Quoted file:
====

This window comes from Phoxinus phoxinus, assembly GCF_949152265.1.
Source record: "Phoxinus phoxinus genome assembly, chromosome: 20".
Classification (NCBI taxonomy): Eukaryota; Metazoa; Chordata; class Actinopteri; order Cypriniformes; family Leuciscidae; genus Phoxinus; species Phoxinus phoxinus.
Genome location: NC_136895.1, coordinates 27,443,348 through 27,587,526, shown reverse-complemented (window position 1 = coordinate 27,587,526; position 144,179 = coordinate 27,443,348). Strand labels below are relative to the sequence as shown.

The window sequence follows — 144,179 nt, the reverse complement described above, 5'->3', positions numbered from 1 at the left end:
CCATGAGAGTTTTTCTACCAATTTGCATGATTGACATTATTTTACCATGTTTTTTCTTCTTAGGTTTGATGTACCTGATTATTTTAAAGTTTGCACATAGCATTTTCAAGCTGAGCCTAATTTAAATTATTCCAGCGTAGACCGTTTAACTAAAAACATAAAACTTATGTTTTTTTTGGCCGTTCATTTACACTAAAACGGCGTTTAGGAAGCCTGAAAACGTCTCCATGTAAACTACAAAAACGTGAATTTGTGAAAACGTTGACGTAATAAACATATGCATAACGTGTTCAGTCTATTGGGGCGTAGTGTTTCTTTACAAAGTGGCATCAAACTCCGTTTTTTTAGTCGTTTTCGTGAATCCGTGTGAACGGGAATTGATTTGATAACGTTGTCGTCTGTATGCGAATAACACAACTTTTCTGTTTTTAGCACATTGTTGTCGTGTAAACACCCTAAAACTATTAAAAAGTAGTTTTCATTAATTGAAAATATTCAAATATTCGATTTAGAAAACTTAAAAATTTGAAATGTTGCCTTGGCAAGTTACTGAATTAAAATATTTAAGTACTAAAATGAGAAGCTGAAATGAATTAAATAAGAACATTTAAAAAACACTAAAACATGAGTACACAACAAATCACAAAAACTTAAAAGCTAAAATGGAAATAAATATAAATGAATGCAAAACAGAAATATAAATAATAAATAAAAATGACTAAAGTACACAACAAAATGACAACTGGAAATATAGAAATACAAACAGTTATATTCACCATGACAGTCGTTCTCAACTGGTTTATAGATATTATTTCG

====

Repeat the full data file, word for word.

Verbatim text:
This window comes from Phoxinus phoxinus, assembly GCF_949152265.1.
Source record: "Phoxinus phoxinus genome assembly, chromosome: 20".
Classification (NCBI taxonomy): Eukaryota; Metazoa; Chordata; class Actinopteri; order Cypriniformes; family Leuciscidae; genus Phoxinus; species Phoxinus phoxinus.
Genome location: NC_136895.1, coordinates 27,443,348 through 27,587,526, shown reverse-complemented (window position 1 = coordinate 27,587,526; position 144,179 = coordinate 27,443,348). Strand labels below are relative to the sequence as shown.

The window sequence follows — 144,179 nt, the reverse complement described above, 5'->3', positions numbered from 1 at the left end:
CCATGAGAGTTTTTCTACCAATTTGCATGATTGACATTATTTTACCATGTTTTTTCTTCTTAGGTTTGATGTACCTGATTATTTTAAAGTTTGCACATAGCATTTTCAAGCTGAGCCTAATTTAAATTATTCCAGCGTAGACCGTTTAACTAAAAACATAAAACTTATGTTTTTTTTGGCCGTTCATTTACACTAAAACGGCGTTTAGGAAGCCTGAAAACGTCTCCATGTAAACTACAAAAACGTGAATTTGTGAAAACGTTGACGTAATAAACATATGCATAACGTGTTCAGTCTATTGGGGCGTAGTGTTTCTTTACAAAGTGGCATCAAACTCCGTTTTTTTAGTCGTTTTCGTGAATCCGTGTGAACGGGAATTGATTTGATAACGTTGTCGTCTGTATGCGAATAACACAACTTTTCTGTTTTTAGCACATTGTTGTCGTGTAAACACCCTAAAACTATTAAAAAGTAGTTTTCATTAATTGAAAATATTCAAATATTCGATTTAGAAAACTTAAAAATTTGAAATGTTGCCTTGGCAAGTTACTGAATTAAAATATTTAAGTACTAAAATGAGAAGCTGAAATGAATTAAATAAGAACATTTAAAAAACACTAAAACATGAGTACACAACAAATCACAAAAACTTAAAAGCTAAAATGGAAATAAATATAAATGAATGCAAAACAGAAATATAAATAATAAATAAAAATGACTAAAGTACACAACAAAATGACAACTGGAAATATAGAAATACAAACAGTTATATTCACCATGACAGTCGTTCTCAACTGGTTTATAGATATTATTTCG